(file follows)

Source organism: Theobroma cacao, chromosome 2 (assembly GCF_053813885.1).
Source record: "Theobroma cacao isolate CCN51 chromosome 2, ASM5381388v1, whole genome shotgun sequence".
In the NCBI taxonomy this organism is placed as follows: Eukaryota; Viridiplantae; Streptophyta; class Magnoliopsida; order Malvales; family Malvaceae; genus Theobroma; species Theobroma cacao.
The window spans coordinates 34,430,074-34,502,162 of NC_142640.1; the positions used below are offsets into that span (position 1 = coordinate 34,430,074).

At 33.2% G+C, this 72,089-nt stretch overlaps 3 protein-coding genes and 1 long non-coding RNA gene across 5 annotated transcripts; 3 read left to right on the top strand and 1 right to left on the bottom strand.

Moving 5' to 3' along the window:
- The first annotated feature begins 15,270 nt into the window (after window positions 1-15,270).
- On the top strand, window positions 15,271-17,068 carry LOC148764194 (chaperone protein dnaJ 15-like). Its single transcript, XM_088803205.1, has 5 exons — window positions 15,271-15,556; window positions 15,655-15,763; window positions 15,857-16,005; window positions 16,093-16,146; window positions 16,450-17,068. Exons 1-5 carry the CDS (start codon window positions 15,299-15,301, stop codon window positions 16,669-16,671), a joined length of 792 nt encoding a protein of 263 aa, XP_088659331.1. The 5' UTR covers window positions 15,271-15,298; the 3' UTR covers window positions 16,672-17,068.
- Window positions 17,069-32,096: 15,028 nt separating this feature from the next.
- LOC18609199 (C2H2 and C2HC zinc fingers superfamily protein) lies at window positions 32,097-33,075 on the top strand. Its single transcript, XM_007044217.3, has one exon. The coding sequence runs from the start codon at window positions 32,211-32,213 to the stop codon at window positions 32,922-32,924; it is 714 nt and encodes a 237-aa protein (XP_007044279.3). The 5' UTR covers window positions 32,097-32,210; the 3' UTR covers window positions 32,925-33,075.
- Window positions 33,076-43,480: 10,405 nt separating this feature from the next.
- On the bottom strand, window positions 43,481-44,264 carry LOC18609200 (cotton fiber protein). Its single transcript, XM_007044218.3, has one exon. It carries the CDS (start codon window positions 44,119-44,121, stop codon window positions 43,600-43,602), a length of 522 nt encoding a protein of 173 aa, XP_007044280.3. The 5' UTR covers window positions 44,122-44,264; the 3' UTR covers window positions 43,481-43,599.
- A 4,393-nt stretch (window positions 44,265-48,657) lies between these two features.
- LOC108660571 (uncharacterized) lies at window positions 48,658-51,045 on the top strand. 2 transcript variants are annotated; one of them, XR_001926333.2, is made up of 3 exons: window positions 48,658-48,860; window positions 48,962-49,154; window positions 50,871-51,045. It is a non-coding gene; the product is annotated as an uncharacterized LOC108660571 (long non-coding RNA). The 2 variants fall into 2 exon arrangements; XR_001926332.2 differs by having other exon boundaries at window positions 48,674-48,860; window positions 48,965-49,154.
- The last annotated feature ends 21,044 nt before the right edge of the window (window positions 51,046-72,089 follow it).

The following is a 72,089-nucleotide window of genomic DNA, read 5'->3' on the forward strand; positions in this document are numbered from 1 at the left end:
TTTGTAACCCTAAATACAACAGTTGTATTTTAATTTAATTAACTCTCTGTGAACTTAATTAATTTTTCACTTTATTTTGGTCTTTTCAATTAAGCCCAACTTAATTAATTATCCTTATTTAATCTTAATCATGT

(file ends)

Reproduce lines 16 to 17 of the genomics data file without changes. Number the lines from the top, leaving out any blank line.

The following is a 72,089-nucleotide window of genomic DNA, read 5'->3' on the forward strand; positions in this document are numbered from 1 at the left end:
TTTGTAACCCTAAATACAACAGTTGTATTTTAATTTAATTAACTCTCTGTGAACTTAATTAATTTTTCACTTTATTTTGGTCTTTTCAATTAAGCCCAACTTAATTAATTATCCTTATTTAATCTTAATCATGT